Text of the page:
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Andy Byford, the chief executive of the Toronto Transit Commission, rides on a so-called open gangway train in Toronto, Aug. 10, 2016.J ADAM HUGGINS/The New York Times

When Andy Byford took over at the Toronto Transit Commission in 2012, Canada's biggest public transit system was in a sorry state. Decades of underinvestment and uninspiring leadership had left the vast network of subway, bus and streetcar lines looking shabby and neglected.

With its metal tokens, paper transfers and dumpy maroon TTC jackets, the agency was, as Mr. Byford recently put it, "hopelessly old-fashioned." Worse, an "air of resignation" hung over the organization. People both within and without had given up believing it could ever get out of its rut. Frustrated commuters complained about ticket takers photographed sleeping in their booths and bus drivers who hopped off for extended coffee breaks while passengers waited on board.

Mr. Byford came along like a gust of fresh air. Bright-eyed, whip smart and seasoned by years in British and Australian transit agencies, he set about putting the TTC back on track.

He rode the system from end to end, introducing himself to employees, taking notes on what needed fixing and even picking up litter with a plastic bag he carried around in his pocket. He made clean subway cars and station washrooms a priority. He showed up in person to field questions when there was a crisis such as a flooded station.

He introduced conveniences such as WiFi in subway stations. He sped up the roll-out of the Presto electronic fare card, something most other major transit systems had been using for years, even decades. He brought in managers to handle problems at groups of busy subway stops. He hired top-notch new executives for his leadership team, a number of them women, a novelty in the male-dominated TTC executive suite.

When the Spadina subway extension went millions over budget and fell behind schedule, he fired two senior executives and brought in new managers for the complex project. He had no time for slackers and "wreckers" in the TTC. In the old days, he said, "good people went unrecognized and bad people got away with murder." So the agency set up a random drug and alcohol testing program and introduced an integrity line so that employees could report illegal or unethical behaviour.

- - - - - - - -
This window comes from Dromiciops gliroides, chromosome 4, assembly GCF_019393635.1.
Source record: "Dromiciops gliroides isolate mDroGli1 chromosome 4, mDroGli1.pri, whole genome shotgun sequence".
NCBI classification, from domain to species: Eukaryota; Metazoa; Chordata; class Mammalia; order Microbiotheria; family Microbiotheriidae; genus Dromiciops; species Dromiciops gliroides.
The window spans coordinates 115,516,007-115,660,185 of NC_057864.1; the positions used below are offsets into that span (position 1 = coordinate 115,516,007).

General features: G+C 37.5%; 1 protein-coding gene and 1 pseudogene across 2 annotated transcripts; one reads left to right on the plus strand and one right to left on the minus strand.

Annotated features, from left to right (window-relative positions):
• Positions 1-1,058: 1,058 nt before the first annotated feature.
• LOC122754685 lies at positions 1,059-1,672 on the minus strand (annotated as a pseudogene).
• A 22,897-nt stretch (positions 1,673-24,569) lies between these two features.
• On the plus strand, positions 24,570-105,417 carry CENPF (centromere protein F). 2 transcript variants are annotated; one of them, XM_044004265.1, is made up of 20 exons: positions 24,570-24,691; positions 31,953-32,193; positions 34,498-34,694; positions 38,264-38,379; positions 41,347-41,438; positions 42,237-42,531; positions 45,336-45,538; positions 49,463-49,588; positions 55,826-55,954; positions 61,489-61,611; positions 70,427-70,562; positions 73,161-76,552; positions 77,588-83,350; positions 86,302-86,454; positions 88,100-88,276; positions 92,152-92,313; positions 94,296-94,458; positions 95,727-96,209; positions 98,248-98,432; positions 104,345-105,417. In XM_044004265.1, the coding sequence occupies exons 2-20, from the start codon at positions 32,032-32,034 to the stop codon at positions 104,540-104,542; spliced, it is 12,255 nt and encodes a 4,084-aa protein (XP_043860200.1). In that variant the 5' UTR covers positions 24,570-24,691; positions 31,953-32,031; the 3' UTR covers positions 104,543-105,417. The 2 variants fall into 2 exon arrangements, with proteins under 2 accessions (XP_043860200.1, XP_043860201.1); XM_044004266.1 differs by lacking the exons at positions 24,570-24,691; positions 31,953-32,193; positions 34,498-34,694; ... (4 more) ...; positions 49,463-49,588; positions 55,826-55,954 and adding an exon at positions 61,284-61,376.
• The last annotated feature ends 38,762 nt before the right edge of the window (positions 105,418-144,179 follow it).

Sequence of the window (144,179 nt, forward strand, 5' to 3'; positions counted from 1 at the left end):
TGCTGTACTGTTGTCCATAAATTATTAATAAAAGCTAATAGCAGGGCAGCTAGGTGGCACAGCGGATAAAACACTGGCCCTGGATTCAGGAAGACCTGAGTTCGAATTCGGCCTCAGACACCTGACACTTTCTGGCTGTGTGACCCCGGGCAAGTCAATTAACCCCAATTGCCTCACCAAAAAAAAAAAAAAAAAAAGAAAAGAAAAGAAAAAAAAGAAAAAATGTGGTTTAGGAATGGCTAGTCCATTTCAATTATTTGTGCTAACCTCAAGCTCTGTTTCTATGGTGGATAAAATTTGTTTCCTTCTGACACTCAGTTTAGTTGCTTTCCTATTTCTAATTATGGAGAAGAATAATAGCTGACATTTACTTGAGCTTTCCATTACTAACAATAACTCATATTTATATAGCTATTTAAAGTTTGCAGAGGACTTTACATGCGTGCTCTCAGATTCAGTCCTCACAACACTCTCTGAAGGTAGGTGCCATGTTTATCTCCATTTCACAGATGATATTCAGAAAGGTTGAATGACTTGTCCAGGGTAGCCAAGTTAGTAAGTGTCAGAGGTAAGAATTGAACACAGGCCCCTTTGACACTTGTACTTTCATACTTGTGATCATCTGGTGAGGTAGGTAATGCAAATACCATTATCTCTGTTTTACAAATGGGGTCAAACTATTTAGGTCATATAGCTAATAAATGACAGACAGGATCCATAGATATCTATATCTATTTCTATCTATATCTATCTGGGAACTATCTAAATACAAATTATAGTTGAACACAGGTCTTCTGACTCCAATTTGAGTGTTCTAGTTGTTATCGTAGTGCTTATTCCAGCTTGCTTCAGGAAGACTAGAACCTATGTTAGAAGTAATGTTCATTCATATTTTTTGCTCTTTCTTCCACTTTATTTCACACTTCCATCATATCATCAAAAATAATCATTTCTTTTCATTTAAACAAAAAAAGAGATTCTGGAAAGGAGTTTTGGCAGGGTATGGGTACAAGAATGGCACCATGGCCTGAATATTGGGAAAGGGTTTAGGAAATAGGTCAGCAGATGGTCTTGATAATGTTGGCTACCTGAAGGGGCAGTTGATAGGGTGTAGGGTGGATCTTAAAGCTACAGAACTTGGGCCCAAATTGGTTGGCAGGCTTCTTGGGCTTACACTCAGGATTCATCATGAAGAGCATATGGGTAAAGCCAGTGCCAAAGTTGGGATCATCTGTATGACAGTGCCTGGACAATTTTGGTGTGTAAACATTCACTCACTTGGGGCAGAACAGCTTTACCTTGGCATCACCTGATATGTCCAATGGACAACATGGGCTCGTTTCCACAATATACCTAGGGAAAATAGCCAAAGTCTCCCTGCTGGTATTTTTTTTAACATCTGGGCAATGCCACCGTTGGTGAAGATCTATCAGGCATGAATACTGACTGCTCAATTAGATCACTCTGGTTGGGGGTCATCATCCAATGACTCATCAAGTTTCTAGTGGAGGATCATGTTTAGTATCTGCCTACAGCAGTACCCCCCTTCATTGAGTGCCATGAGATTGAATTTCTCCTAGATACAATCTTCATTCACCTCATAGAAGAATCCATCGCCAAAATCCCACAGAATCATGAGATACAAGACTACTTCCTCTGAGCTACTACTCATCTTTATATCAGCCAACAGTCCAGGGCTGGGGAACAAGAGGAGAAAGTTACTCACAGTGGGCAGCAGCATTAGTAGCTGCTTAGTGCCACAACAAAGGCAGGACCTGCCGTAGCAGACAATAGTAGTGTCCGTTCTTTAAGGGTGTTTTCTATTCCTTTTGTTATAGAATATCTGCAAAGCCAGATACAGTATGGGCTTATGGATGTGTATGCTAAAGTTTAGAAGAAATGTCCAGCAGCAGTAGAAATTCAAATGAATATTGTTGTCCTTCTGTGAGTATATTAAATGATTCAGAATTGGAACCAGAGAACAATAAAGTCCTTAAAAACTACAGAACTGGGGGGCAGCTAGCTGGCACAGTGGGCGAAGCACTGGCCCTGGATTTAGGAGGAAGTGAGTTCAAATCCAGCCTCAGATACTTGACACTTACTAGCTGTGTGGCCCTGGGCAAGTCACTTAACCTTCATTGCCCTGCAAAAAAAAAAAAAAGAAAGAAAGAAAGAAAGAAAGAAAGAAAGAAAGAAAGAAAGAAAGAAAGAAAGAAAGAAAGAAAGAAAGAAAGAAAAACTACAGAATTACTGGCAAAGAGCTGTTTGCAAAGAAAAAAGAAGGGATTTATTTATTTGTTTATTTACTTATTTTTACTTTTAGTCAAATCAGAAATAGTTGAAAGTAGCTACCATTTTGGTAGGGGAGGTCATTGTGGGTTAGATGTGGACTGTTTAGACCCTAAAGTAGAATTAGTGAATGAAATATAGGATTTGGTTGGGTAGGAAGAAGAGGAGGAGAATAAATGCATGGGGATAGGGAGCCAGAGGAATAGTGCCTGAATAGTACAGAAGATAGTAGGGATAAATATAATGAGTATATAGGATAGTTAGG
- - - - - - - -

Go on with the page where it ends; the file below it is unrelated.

All of this buzzing activity made a difference. By the time Mr. Byford announced on Tuesday that he was leaving for a job in New York, there were real signs of progress at the TTC. Only months ago, the agency won a transit system of the year award, boasting improved results on reliability, cleanliness and even customer satisfaction.

Many TTC riders scoffed at that award. "Is this some kind of joke?" demanded a headline in the Toronto Sun. No one, including Mr. Byford, is claiming that the TTC is a paragon of efficiency. Broken air conditioners turned subway cars into saunas in the summer of 2016. Overdue new streetcars are still arriving in a trickle, although that's the fault of the manufacturer, not the TTC. The grumpy TTC driver is still a Toronto staple despite Mr. Byford's campaign to put customers first. Turning around a supertanker like the TTC, with a hidebound culture and stroppy union, was never going to be easy.

But there is good news, too. The experiment with a streetcar corridor through downtown along King Street is off to a promising start. That Spadina subway extension is finally opening next month. Mr. Byford says riders are going to love it. He is leaving on a high note.

His time at the TTC shows how important leadership can be for an organization. Effective leaders set a clear, ambitious goal – in this case, to haul the TTC into the 21st century. They make sure everyone in the organization understands that goal. They measure progress toward reaching it. They get out among the troops, leading by example. They are frank about the problems facing the organization, but positive about the future. They are stern with laggards, but lavish with praise for those who go the extra mile. They play down hierarchy and break down walls, giving everyone a chance to play a part.

Mr. Byford didn't invent any of these ideas. You can find them in any management handbook. But he put them into practice with rare skill and zeal. He now heads to New York City Transit as chief executive. He calls it "arguably the toughest job in transit right now." They are lucky to have him. If anyone can fix New York's subway mess, it is Andy Byford.

Toronto is tackling traffic with a year-long pilot project that bans motorists from driving through a busy downtown section of King Street. One commuter says her lunch-time streetcar ride is almost three times faster.

The Canadian Press

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